One consequence of inadequately managed diabetic foot infections is amputation. Every 30 seconds, somewhere in the world, a lower limb is lost as a complication of diabetes, and the incidence of amputation reportedly ranges from 2.1 to 13.7 per 1000 persons. More than 50% of nontraumatic amputations of the lower extremity involve patients with diabetes.

Individuals who have already undergone amputation of one limb are at high risk for amputation of the contralateral limb. Within 5 years of an initial major amputation, 50% of patients will have died, and 30% to 50% of first-episode amputations will progress to subsequent amputations within 1 to 3 years.
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In 2003, O’Brien and colleagues provided a comprehenĀ­sive cost estimate of several complications of diabetes in Canada. They noted that the cost of a first lower-extremity amputation in a patient with diabetes was Can$24 583 per year in 2000.1 Extrapolated to 2007, that cost would be Can$30 896 per year.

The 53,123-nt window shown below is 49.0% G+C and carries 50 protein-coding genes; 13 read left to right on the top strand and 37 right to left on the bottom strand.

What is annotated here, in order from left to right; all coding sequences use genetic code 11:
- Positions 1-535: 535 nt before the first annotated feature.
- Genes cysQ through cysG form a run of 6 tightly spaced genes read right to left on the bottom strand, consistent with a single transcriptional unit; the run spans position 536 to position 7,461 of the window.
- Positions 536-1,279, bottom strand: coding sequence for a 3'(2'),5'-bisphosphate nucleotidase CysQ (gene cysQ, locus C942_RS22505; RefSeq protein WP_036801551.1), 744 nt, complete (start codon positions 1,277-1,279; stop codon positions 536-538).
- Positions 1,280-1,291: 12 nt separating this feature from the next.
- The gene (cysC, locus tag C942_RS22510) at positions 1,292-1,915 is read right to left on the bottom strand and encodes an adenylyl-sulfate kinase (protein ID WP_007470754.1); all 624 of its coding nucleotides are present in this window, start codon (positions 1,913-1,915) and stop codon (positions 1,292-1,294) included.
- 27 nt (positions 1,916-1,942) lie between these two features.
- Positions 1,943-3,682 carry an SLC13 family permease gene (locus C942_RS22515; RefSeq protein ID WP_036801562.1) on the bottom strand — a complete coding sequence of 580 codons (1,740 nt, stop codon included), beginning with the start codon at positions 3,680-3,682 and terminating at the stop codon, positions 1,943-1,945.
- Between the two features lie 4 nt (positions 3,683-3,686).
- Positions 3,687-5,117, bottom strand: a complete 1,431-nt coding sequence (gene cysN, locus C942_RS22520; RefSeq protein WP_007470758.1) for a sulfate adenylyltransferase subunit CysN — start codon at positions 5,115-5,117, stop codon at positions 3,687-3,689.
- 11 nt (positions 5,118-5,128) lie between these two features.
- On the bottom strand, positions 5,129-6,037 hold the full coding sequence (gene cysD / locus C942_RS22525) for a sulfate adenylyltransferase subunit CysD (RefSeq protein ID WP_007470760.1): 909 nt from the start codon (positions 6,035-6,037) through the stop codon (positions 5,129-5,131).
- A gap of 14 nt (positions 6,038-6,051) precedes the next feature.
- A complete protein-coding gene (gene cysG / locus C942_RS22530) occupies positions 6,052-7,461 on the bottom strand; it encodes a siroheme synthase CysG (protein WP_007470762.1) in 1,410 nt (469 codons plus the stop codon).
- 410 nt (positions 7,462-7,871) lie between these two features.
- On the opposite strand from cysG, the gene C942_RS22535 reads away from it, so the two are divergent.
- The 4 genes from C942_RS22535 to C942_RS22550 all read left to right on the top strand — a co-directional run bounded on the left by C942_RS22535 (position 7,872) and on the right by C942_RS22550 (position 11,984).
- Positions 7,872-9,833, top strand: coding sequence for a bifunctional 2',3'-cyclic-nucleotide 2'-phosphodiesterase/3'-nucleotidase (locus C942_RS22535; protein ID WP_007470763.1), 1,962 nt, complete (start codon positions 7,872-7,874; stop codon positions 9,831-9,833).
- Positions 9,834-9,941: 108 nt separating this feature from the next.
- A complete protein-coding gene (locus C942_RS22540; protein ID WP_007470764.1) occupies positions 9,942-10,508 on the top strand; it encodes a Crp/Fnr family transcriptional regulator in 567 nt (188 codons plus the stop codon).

Considering the substantial economic burden of diabetĀ­ic foot infections and their associated consequences, optimal management is needed to reduce the incidence of limb amputations and infection-related morbidity and mortality. Canadian guidelines for the treatment of diabetic foot infections have been developed and published; however, they have not been updated since the 1990s. Conversely, the IDSA has published guidelines more recently, but it is not known if these guidelines lead to cost-effective decisions.
Therefore, this study was undertaken to examine the following research question: What drug or drugs recommended by the IDSA guidelines are cost-effective for the treatment of mild diabetic foot infections in Canada? It was hoped that this cost information would be helpful to clinicians considering options for the treatment of diabetic foot infections. In theory, such information should allow better management of diabetic foot infections and should reduce the associated complications, while limiting drug expenditures.
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Category: Diabetes / Tags: antibiotic, Canada, cost-effectiveness, diabetic foot infection, oral therapy, pharmacoeconomics

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